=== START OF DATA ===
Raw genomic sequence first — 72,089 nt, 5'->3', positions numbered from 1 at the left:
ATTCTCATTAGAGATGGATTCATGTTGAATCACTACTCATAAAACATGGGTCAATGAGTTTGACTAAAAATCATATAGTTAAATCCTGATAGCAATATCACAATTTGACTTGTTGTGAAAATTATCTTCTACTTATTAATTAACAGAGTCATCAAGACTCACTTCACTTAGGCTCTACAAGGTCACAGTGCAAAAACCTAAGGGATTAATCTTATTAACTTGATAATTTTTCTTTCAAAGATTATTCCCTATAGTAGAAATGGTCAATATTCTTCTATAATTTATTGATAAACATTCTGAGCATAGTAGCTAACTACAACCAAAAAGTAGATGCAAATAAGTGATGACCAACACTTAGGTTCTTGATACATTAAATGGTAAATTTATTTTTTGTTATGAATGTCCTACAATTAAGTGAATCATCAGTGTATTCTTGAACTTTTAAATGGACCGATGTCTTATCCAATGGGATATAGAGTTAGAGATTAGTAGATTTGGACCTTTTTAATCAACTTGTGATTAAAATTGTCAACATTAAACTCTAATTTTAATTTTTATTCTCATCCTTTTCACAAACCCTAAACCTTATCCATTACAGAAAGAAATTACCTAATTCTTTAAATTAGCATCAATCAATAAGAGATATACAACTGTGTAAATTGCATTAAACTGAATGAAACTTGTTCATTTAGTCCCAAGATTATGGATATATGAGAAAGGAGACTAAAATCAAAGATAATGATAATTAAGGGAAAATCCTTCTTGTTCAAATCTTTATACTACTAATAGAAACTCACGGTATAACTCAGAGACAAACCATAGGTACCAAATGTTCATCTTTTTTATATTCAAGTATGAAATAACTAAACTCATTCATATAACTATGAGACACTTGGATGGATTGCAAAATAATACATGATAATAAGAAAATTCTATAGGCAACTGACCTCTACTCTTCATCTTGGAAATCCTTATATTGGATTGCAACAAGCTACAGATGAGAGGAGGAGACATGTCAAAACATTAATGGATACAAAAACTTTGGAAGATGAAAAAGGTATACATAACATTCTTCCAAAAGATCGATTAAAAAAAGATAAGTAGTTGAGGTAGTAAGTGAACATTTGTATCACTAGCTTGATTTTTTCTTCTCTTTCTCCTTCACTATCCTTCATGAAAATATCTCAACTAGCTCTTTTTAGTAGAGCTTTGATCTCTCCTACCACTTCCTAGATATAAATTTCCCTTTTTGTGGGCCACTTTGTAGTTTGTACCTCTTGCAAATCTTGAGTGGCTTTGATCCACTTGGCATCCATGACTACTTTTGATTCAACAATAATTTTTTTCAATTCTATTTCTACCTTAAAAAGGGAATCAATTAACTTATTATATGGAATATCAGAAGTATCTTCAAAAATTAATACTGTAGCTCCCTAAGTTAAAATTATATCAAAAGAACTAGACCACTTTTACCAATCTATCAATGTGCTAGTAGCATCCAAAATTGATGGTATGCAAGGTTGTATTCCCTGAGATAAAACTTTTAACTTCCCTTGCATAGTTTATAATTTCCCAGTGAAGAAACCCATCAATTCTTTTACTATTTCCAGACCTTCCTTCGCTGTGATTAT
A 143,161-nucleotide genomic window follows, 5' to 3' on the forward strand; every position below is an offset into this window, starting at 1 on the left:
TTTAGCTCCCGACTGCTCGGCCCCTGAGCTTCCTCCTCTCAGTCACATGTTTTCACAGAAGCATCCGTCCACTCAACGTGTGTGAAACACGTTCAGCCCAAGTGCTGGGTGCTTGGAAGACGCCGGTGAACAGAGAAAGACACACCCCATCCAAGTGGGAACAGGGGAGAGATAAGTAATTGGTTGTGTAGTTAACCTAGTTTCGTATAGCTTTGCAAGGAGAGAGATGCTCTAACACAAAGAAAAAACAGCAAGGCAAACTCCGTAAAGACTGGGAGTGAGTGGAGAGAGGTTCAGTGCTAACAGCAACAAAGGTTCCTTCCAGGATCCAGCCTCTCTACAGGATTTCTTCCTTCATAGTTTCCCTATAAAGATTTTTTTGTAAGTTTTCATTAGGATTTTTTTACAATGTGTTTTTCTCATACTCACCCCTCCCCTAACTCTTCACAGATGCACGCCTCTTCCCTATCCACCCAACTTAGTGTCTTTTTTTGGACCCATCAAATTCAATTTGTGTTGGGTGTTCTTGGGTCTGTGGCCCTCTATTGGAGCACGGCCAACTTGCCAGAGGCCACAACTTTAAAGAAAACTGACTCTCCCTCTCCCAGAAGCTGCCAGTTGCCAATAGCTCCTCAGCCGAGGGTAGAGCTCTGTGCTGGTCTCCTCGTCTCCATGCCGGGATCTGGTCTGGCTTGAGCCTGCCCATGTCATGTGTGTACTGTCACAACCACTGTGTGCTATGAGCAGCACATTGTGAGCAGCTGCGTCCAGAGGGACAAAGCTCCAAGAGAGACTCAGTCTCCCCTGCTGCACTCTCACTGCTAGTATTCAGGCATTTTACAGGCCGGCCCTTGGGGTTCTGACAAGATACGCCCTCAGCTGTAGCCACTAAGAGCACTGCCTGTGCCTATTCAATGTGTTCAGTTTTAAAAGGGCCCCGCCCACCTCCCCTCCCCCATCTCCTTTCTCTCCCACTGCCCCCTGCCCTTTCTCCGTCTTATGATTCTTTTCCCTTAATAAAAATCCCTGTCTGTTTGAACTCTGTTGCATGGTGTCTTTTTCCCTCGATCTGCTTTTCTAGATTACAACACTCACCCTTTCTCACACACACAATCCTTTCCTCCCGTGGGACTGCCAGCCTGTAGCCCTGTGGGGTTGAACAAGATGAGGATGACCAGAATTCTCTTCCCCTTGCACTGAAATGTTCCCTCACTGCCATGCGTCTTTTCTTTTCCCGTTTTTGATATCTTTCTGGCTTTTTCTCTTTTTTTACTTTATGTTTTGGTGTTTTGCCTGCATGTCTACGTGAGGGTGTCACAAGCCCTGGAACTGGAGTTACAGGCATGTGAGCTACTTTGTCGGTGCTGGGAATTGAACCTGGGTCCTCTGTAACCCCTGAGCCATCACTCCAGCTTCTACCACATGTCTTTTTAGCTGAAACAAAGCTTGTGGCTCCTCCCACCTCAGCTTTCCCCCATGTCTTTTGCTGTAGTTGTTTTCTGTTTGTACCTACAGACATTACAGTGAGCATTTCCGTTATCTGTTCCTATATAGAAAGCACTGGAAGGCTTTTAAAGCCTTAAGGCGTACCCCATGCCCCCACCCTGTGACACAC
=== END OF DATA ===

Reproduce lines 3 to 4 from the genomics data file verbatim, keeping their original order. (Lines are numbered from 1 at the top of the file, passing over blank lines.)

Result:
A 143,161-nucleotide genomic window follows, 5' to 3' on the forward strand; every position below is an offset into this window, starting at 1 on the left:
TTTAGCTCCCGACTGCTCGGCCCCTGAGCTTCCTCCTCTCAGTCACATGTTTTCACAGAAGCATCCGTCCACTCAACGTGTGTGAAACACGTTCAGCCCAAGTGCTGGGTGCTTGGAAGACGCCGGTGAACAGAGAAAGACACACCCCATCCAAGTGGGAACAGGGGAGAGATAAGTAATTGGTTGTGTAGTTAACCTAGTTTCGTATAGCTTTGCAAGGAGAGAGATGCTCTAACACAAAGAAAAAACAGCAAGGCAAACTCCGTAAAGACTGGGAGTGAGTGGAGAGAGGTTCAGTGCTAACAGCAACAAAGGTTCCTTCCAGGATCCAGCCTCTCTACAGGATTTCTTCCTTCATAGTTTCCCTATAAAGATTTTTTTGTAAGTTTTCATTAGGATTTTTTTACAATGTGTTTTTCTCATACTCACCCCTCCCCTAACTCTTCACAGATGCACGCCTCTTCCCTATCCACCCAACTTAGTGTCTTTTTTTGGACCCATCAAATTCAATTTGTGTTGGGTGTTCTTGGGTCTGTGGCCCTCTATTGGAGCACGGCCAACTTGCCAGAGGCCACAACTTTAAAGAAAACTGACTCTCCCTCTCCCAGAAGCTGCCAGTTGCCAATAGCTCCTCAGCCGAGGGTAGAGCTCTGTGCTGGTCTCCTCGTCTCCATGCCGGGATCTGGTCTGGCTTGAGCCTGCCCATGTCATGTGTGTACTGTCACAACCACTGTGTGCTATGAGCAGCACATTGTGAGCAGCTGCGTCCAGAGGGACAAAGCTCCAAGAGAGACTCAGTCTCCCCTGCTGCACTCTCACTGCTAGTATTCAGGCATTTTACAGGCCGGCCCTTGGGGTTCTGACAAGATACGCCCTCAGCTGTAGCCACTAAGAGCACTGCCTGTGCCTATTCAATGTGTTCAGTTTTAAAAGGGCCCCGCCCACCTCCCCTCCCCCATCTCCTTTCTCTCCCACTGCCCCCTGCCCTTTCTCCGTCTTATGATTCTTTTCCCTTAATAAAAATCCCTGTCTGTTTGAACTCTGTTGCATGGTGTCTTTTTCCCTCGATCTGCTTTTCTAGATTACAACACTCACCCTTTCTCACACACACAATCCTTTCCTCCCGTGGGACTGCCAGCCTGTAGCCCTGTGGGGTTGAACAAGATGAGGATGACCAGAATTCTCTTCCCCTTGCACTGAAATGTTCCCTCACTGCCATGCGTCTTTTCTTTTCCCGTTTTTGATATCTTTCTGGCTTTTTCTCTTTTTTTACTTTATGTTTTGGTGTTTTGCCTGCATGTCTACGTGAGGGTGTCACAAGCCCTGGAACTGGAGTTACAGGCATGTGAGCTACTTTGTCGGTGCTGGGAATTGAACCTGGGTCCTCTGTAACCCCTGAGCCATCACTCCAGCTTCTACCACATGTCTTTTTAGCTGAAACAAAGCTTGTGGCTCCTCCCACCTCAGCTTTCCCCCATGTCTTTTGCTGTAGTTGTTTTCTGTTTGTACCTACAGACATTACAGTGAGCATTTCCGTTATCTGTTCCTATATAGAAAGCACTGGAAGGCTTTTAAAGCCTTAAGGCGTACCCCATGCCCCCACCCTGTGACACAC